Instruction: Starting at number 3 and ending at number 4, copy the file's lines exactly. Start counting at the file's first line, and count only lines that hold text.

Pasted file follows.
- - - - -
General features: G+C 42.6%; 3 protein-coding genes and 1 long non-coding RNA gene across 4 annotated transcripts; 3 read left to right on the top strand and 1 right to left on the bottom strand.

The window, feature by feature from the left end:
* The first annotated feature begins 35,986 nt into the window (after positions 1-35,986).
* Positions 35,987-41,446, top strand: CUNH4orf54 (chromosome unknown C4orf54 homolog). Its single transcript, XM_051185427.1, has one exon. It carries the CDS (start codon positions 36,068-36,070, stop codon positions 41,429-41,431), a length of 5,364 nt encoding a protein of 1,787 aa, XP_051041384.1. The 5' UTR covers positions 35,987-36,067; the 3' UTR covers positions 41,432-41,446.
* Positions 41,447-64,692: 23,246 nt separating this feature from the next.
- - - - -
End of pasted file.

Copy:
* The first annotated feature begins 35,986 nt into the window (after positions 1-35,986).
* Positions 35,987-41,446, top strand: CUNH4orf54 (chromosome unknown C4orf54 homolog). Its single transcript, XM_051185427.1, has one exon. It carries the CDS (start codon positions 36,068-36,070, stop codon positions 41,429-41,431), a length of 5,364 nt encoding a protein of 1,787 aa, XP_051041384.1. The 5' UTR covers positions 35,987-36,067; the 3' UTR covers positions 41,432-41,446.